Due to the added size of weight of Hydroid’s deep water REMUS-600 and 6000 AUVs, it is recommended that customers purchase Hydroid’s optional Launch and Recovery System (LARS) to aid in the transport, launch and recovery of the AUV system.
The self-contained LARS is land, sea, and air shippable in an internally customized standard ISO container, which has been modified to permit the unit to function as a shipboard operations and maintenance center. The LARS allows the vehicle to be operated from a vessel in sea states up to those generated by Beaufort Scale 5 winds.
The vehicle’s launch and recovery system is designed to function off the stern of a ship and can be set up for shipboard operations in a few hours. The launch and recovery system is based a similar operational system, designed by the Woods Hole Oceanographic Institution (WHOI), which has completed over 1000 launch and recovery operations at sea.
The LARS is a self-contained system. The vehicle is placed on a cradle, which is part of the LARS. The vehicle cradle also doubles as a maintenance and shipping stand. The cradle is pinned to the LARS, and the LARS docking head is placed on the nose of the vehicle. A lift/tow line is attached directly to the tow-line release actuator on the vehicle, and then pulled taught by the lifting winch.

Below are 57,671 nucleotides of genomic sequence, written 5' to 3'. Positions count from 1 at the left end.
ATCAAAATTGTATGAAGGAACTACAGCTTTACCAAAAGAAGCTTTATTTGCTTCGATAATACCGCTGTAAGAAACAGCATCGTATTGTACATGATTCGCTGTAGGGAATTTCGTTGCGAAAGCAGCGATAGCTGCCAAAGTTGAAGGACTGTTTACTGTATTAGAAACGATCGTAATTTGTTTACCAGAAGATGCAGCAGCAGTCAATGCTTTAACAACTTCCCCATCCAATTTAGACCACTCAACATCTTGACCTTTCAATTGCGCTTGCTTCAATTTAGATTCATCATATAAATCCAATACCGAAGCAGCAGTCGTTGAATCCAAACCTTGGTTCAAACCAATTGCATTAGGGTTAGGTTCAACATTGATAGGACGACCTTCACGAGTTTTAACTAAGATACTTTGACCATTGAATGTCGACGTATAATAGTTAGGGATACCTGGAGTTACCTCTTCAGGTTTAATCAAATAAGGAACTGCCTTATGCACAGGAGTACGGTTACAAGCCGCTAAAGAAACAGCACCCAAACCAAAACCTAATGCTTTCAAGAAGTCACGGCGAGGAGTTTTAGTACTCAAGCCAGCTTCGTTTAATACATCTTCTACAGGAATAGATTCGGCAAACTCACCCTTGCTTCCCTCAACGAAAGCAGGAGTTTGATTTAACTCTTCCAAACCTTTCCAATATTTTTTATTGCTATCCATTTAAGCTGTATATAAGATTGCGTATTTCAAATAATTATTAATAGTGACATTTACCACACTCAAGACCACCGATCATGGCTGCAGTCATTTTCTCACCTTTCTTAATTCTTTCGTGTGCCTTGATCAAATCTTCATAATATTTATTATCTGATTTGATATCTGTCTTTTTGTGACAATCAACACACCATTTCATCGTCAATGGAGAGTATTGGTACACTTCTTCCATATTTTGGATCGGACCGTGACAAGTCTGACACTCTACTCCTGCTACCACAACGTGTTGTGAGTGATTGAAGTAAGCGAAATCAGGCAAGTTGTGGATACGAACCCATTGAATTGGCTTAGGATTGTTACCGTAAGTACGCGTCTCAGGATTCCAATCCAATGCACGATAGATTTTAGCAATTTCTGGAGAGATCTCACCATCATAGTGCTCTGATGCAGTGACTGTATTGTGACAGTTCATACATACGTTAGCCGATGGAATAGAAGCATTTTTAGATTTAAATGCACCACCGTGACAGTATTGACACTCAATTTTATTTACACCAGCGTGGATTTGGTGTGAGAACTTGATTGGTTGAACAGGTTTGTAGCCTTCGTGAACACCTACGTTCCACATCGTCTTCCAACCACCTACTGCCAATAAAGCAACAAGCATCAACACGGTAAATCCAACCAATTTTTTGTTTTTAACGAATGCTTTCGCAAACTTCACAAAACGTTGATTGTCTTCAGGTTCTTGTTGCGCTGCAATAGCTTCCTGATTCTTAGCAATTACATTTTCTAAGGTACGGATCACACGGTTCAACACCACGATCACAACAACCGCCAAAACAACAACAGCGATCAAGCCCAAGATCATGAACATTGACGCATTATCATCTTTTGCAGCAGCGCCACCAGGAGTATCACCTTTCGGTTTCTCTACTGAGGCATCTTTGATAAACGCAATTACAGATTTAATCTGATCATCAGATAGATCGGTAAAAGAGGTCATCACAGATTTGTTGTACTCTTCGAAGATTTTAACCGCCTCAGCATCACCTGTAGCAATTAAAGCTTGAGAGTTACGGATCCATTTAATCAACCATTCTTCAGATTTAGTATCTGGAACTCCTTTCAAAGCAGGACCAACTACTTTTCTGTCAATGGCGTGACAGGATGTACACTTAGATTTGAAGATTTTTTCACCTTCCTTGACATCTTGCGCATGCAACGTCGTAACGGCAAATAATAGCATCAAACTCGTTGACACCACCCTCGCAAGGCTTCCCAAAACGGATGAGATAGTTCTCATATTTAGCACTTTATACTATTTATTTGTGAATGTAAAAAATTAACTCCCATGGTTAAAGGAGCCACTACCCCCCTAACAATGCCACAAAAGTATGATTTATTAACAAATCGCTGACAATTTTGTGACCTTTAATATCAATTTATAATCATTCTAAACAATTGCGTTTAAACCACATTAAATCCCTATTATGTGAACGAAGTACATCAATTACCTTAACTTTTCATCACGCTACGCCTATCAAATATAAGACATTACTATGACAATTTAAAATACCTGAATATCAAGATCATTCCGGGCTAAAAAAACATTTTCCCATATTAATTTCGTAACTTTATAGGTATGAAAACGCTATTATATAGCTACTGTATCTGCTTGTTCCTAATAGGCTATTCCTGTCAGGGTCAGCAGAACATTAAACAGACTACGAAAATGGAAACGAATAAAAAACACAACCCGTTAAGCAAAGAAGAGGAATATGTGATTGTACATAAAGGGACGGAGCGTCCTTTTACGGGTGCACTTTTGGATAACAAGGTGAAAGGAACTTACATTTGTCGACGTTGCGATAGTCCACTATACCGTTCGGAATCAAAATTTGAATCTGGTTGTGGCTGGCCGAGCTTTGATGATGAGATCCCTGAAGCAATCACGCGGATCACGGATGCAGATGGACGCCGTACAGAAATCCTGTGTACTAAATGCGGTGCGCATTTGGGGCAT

|For launch, the LARS includes a built-in A-frame, which tilts the cradle up and over, finally leaving the vehicle hanging by its nose well outboard of the fantail. The cradle supports the vehicle during the first 90 degrees of the LARS A-frame rotation, stabilizing the vehicle until it is a safe distance from the stern. The docking head provides damping to reduce swing in heavy seas. The vehicle is then quickly lowered into the water, tail first, while the ship is making approximately 1-2 knots forward way. While in tow, a “wet checkout” of the vehicle may be performed prior to release. When the ships crew is ready, the vehicle is commanded to release its tow-line and begin its mission.
At the end of the mission, when the vehicle surfaces, it will notify the operators via Iridium or Wi-Fi (depending on distance from the ship) that it is on the surface, and will provide its GPS coordinates. The ship then approaches the vehicle. Additionally, the vehicle may be manually driven on the surface via the Wi-Fi connection, reducing the need for ship maneuvering. When nearby, the ship commands the vehicle to release its recovery float and line, which then make an easy target for a grapple toss. Once the line is on-board, the vehicle is then put in tow and the line is attached to the LARS for recovery. Once on deck the vehicle remains in the LARS where it may be prepared for its next mission.
During launch and recovery, the LARS maintains excellent control of the vehicle without any need for tag lines, resulting in an extremely safe and reliable method for launch and recovery. The LARS actuators and winch motors are hydraulic, and a hydraulic power-pack is built in. One operator is required to control the system. A built in operator’s console with proportional controls allows for simple and safe operation.